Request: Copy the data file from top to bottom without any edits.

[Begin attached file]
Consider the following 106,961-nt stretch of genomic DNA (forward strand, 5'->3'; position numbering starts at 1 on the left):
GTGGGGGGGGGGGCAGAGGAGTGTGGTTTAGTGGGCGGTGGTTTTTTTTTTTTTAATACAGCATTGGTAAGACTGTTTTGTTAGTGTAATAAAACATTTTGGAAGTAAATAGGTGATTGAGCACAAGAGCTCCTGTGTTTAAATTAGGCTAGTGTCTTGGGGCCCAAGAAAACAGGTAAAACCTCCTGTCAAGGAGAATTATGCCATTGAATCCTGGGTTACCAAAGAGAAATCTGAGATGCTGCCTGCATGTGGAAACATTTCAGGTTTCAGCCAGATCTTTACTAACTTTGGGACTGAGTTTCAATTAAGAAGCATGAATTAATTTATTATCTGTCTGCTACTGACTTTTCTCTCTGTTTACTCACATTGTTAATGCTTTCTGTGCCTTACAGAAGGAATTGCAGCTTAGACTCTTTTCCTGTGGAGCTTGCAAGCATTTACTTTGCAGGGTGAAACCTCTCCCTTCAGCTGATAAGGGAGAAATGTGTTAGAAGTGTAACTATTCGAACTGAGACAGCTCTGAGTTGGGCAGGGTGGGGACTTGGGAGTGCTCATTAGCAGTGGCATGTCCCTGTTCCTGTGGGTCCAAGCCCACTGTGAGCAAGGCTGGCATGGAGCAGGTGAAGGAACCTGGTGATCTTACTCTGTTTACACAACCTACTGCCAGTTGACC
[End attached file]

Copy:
Consider the following 106,961-nt stretch of genomic DNA (forward strand, 5'->3'; position numbering starts at 1 on the left):
GTGGGGGGGGGGGCAGAGGAGTGTGGTTTAGTGGGCGGTGGTTTTTTTTTTTTTAATACAGCATTGGTAAGACTGTTTTGTTAGTGTAATAAAACATTTTGGAAGTAAATAGGTGATTGAGCACAAGAGCTCCTGTGTTTAAATTAGGCTAGTGTCTTGGGGCCCAAGAAAACAGGTAAAACCTCCTGTCAAGGAGAATTATGCCATTGAATCCTGGGTTACCAAAGAGAAATCTGAGATGCTGCCTGCATGTGGAAACATTTCAGGTTTCAGCCAGATCTTTACTAACTTTGGGACTGAGTTTCAATTAAGAAGCATGAATTAATTTATTATCTGTCTGCTACTGACTTTTCTCTCTGTTTACTCACATTGTTAATGCTTTCTGTGCCTTACAGAAGGAATTGCAGCTTAGACTCTTTTCCTGTGGAGCTTGCAAGCATTTACTTTGCAGGGTGAAACCTCTCCCTTCAGCTGATAAGGGAGAAATGTGTTAGAAGTGTAACTATTCGAACTGAGACAGCTCTGAGTTGGGCAGGGTGGGGACTTGGGAGTGCTCATTAGCAGTGGCATGTCCCTGTTCCTGTGGGTCCAAGCCCACTGTGAGCAAGGCTGGCATGGAGCAGGTGAAGGAACCTGGTGATCTTACTCTGTTTACACAACCTACTGCCAGTTGACC